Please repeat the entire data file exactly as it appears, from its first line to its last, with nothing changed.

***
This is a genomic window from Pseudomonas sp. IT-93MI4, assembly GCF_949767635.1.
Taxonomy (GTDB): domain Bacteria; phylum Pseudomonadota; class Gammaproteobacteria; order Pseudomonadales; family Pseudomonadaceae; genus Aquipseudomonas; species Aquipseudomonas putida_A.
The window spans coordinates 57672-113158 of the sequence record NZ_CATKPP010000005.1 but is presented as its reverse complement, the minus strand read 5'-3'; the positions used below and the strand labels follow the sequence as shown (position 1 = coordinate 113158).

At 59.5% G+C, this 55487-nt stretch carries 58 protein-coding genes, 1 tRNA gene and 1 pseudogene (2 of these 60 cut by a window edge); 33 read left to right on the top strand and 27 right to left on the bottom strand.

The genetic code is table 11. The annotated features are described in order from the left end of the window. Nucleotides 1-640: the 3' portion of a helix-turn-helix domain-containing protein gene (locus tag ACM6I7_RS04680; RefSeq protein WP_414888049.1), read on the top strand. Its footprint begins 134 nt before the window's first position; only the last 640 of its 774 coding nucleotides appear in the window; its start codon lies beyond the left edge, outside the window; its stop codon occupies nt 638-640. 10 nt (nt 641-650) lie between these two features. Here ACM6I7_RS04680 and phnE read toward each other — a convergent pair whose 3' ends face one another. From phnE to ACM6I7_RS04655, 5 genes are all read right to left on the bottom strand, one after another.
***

This is a genomic window from Pseudomonas sp. IT-93MI4, assembly GCF_949767635.1.
Taxonomy (GTDB): domain Bacteria; phylum Pseudomonadota; class Gammaproteobacteria; order Pseudomonadales; family Pseudomonadaceae; genus Aquipseudomonas; species Aquipseudomonas putida_A.
The window spans coordinates 57672-113158 of the sequence record NZ_CATKPP010000005.1 but is presented as its reverse complement, the minus strand read 5'-3'; the positions used below and the strand labels follow the sequence as shown (position 1 = coordinate 113158).

At 59.5% G+C, this 55487-nt stretch carries 58 protein-coding genes, 1 tRNA gene and 1 pseudogene (2 of these 60 cut by a window edge); 33 read left to right on the top strand and 27 right to left on the bottom strand.

The genetic code is table 11. The annotated features are described in order from the left end of the window. Nucleotides 1-640: the 3' portion of a helix-turn-helix domain-containing protein gene (locus tag ACM6I7_RS04680; RefSeq protein WP_414888049.1), read on the top strand. Its footprint begins 134 nt before the window's first position; only the last 640 of its 774 coding nucleotides appear in the window; its start codon lies beyond the left edge, outside the window; its stop codon occupies nt 638-640. 10 nt (nt 641-650) lie between these two features. Here ACM6I7_RS04680 and phnE read toward each other — a convergent pair whose 3' ends face one another. From phnE to ACM6I7_RS04655, 5 genes are all read right to left on the bottom strand, one after another.